GM Makes New Offer to Bondholders

The new offer hinges on the automaker's filing for bankruptcy.

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After negotiations with its bondholders fell through yesterday, General Motors extended them a new offer. The new plan, however, hinges on the automaker's filing for bankruptcy.

Currently propped up by $19.4 billion in federal loans—the latest installment, $4 billion, came just last week—the GM has until Monday to implement a sweeping restructuring plan. Without that, the Obama administration has said it won't give the automaker any more federal funds. But GM's bondholders, key in agreeing to concessions that would reduce the company's costs, would not be wooed. They resisted a swap that would give the bondholders 10 percent of company stock, forcing GM to withdraw the offer yesterday.

But the company has a new plan, disclosed in today's filing to the U.S. Securities and Exchange Commission. Now, GM plans to offer bondholders 10 percent of its stock and warrants to buy up to 15 percent after the company restructures under Chapter 11. If bondholders don't get on board, GM said, their amount of warrants and stock will be "substantially reduced or eliminated." In one promising sign, a group of bondholders has already come out in support of the new deal.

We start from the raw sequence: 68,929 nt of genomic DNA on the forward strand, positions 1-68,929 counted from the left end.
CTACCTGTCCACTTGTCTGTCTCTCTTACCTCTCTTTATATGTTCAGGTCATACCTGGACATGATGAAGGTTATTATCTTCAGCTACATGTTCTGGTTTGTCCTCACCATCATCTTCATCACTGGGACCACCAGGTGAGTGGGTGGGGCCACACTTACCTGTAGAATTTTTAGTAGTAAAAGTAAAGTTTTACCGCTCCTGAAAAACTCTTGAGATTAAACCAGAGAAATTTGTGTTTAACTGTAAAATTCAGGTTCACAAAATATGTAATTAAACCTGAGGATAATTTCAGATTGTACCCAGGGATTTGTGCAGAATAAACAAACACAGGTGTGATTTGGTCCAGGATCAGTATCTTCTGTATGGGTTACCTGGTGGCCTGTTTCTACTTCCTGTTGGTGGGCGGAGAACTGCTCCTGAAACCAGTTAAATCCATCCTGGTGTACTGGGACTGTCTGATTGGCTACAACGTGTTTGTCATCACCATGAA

While bankruptcy is something that the company has been trying to avoid for months, many are hopeful that it can follow the path of Chrysler, whose April 30 filing has moved swiftly. Another note of potential optimism: Chrysler's car sales to individuals have fallen just slightly more from last year than have those in the overall market. Its sales are down 40 percent this month from last year, compared with the market's 35 percent decline.

But a GM bankruptcy would hardly mean that the U.S. government is home free. A Chapter 11 filing could mean that the Treasury would have to lend an additional $30 billion to GM, on top of a nearly $20 billion loan. After a restructuring, the government could wind up owning a 72.5 percent share in GM. The White House has said that it doesn't want to have any part in the company's daily operation. Even so, the government's enormous stake in the corporation may make it hard to avoid.